39. Maurice Fleury
    January 30, 2009 at 11:12 am — Reply

    Ok, I got a college degree and a good steady job.

    Until now (picture myself in the can reading Final Crisis 7 or Final hemorrhoidal Crisis 7 because I have just spend two hours trying to figure it out), I thought that I was an OK, blue collar kind of guy who could easily comprehend math, chemistry and physics during high-school. However I have just discovered that I don’t know nothing at all (sh**), literally speaking.

    I am sorry Grant Morrison but the final episode of Final Crisis is as confused as the “string theory”. A shameful display of way too many jumps and terrible lines as well as a history that simply doesn’t really convince or make sense for that matter.

    It seems that you may be suffering from Quesada’s syndrome or a similar malady. Take two aspirins and call me tomorrow when you rewrite the whole Final Crisis. And by final it means that it is over and it is not subject to any “to be continued” stuff.

    We don’t need 52 “Annoyverses”, stick with two, one for the “new generation of readers” and the other for the “old generation of readers”. On one time will be respected, heroes will die and new ones will be born, on the other heroes will be as Gods and readers will be treated like garbage for the sake of profit.

    Sincerely

    A fan (my name is up there!)

  40. Maurice Fleury
    January 30, 2009 at 11:13 am — Reply

    PS: Speaking of monkeys and typewritters.

  41. rob g
    January 30, 2009 at 3:04 pm — Reply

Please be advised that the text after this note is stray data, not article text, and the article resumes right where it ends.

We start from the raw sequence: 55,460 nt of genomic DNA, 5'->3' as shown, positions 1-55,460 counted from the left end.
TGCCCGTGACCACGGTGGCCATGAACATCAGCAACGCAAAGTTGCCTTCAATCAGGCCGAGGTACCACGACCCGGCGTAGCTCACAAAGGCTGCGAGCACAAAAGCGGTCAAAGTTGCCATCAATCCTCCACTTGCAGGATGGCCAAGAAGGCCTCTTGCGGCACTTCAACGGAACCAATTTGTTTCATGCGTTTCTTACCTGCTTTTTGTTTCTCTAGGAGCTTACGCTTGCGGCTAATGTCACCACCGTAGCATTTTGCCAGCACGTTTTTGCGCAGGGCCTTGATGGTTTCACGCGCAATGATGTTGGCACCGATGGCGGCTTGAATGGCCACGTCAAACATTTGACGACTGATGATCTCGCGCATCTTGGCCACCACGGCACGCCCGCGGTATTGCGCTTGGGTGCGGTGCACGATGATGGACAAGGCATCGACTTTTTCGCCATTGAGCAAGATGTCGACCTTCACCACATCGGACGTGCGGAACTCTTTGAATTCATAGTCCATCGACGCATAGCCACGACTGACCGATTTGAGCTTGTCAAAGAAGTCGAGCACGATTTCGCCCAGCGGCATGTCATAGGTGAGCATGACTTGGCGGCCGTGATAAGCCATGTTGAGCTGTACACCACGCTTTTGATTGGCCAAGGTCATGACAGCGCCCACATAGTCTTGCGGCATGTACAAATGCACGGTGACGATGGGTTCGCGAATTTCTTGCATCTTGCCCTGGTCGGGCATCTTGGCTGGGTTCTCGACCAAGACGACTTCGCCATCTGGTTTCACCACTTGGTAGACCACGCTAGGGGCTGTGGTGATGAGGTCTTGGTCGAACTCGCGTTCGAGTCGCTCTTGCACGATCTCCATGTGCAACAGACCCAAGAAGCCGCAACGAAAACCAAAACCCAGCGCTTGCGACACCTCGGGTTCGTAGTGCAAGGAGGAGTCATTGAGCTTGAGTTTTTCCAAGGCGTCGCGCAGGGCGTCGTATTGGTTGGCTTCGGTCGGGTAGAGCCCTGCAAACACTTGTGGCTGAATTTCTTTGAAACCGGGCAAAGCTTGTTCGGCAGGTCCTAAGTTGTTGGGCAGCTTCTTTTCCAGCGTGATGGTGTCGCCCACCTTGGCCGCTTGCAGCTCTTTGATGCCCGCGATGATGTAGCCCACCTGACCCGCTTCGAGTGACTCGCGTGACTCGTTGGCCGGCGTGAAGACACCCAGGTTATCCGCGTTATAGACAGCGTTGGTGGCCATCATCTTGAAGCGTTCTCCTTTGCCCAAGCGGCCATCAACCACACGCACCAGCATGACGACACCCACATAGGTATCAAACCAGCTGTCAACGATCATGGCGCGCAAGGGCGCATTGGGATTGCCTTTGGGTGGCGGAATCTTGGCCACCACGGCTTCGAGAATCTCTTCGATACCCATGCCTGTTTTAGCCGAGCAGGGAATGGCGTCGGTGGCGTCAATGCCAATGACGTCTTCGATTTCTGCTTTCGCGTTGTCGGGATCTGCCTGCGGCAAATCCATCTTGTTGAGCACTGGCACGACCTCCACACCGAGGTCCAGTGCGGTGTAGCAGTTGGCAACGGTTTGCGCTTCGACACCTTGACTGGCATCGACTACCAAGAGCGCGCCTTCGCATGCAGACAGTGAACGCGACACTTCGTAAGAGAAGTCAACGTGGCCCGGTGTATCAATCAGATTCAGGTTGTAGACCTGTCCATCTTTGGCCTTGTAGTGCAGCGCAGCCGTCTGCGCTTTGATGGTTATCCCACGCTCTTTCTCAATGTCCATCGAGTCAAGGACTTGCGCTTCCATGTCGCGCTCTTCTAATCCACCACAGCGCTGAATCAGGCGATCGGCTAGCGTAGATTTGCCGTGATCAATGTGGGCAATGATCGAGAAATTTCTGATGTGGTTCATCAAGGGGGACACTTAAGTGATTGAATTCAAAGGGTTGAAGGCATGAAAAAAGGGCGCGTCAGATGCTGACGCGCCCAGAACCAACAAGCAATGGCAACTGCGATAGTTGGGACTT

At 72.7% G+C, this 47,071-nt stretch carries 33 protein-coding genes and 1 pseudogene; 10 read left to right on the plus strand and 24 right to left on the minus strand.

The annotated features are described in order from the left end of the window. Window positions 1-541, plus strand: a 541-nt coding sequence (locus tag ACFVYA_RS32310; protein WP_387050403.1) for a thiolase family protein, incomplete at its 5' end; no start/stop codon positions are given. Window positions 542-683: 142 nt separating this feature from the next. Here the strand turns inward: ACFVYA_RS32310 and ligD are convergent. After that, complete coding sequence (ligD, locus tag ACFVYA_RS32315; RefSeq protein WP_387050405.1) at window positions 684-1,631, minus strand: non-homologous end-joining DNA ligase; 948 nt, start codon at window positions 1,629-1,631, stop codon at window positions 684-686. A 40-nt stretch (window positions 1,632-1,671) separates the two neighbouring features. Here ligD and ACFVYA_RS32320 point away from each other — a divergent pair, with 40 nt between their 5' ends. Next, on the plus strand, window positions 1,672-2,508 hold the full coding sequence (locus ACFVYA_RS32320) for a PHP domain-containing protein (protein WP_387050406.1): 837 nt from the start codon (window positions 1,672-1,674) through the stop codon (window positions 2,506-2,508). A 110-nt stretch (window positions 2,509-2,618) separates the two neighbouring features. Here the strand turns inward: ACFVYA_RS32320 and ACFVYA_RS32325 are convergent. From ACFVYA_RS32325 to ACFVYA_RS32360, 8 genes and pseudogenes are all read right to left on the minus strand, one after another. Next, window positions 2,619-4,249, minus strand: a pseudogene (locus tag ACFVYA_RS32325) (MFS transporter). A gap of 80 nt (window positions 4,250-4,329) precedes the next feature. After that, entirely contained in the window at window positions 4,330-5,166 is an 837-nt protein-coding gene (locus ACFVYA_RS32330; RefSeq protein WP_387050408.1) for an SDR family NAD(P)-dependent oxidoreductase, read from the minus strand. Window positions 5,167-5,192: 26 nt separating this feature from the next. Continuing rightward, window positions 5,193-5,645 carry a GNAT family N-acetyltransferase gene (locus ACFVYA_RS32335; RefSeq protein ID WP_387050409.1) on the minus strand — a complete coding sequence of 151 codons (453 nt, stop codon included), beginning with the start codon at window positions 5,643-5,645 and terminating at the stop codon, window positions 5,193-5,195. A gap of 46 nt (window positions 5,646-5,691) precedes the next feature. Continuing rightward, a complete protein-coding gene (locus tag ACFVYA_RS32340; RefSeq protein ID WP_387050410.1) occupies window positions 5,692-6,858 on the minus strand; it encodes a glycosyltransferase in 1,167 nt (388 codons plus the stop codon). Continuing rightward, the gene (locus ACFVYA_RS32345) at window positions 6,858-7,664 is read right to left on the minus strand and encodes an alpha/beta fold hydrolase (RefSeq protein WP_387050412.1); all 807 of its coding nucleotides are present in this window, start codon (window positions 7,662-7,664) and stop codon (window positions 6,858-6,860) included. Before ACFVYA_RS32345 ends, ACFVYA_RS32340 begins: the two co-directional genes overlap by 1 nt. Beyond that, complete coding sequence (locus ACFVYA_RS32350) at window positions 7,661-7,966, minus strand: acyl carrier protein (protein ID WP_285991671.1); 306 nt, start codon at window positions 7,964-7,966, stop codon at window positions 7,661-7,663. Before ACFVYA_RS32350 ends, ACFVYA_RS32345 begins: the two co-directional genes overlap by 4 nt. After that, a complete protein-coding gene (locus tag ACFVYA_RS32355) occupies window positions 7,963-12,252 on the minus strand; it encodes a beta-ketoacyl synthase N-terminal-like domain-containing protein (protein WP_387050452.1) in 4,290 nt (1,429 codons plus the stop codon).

well said Maurice…well said

  42. ~wyntermute~
    January 30, 2009 at 6:09 pm — Reply

    Rob: I had been wondering if I somehow missed LegionX3’s last three issues too. I was simply too disheartened to really look for the answer. Thank you. :) I think I read somewhere that Geoff Johns has plans for that pertaining somehow to the Lightning Saga (which has yet to be resolved; another dangling plot thread o’ doom), but take that with a grain of salt ‘cuz I don’t always properly remember everything I read on the intarwubs.

  43. rob g
    January 30, 2009 at 8:16 pm — Reply

    Yeah…DC will probably pull the same crap with Legion of 3 Worlds that Marvel pulled with Ultimate Hulk VS Ultimate Wolverine! You know there’s some writer in the DC office with this project on his desk like,” are you serious?! I gotta finish this crap? Why me? Have Grant do it!! What?? He’s eating mushrooms again? Damn it!!”.

  44. mosdef
    January 30, 2009 at 11:02 pm — Reply

    I honestly believe if Marvel had put some crap like this out. Stephen would have given it 1 star, but since its dc he has a soft spot for them

    • January 31, 2009 at 10:02 am — Reply

      mosdef: No I would have been just as fair with Marvel as with DC.

  45. Peyz
    January 31, 2009 at 12:44 am — Reply

    I think this was Morrison’s weakest work ( after his superman beyond ). There were just too many plot-holes in the narrative. I’m sure his general idea and direction for FC was great. But he should have left the more detailed writing like panels, dialogues, … to other writers like Johns who would not want to write a weird tale just for the sake of being weird !!!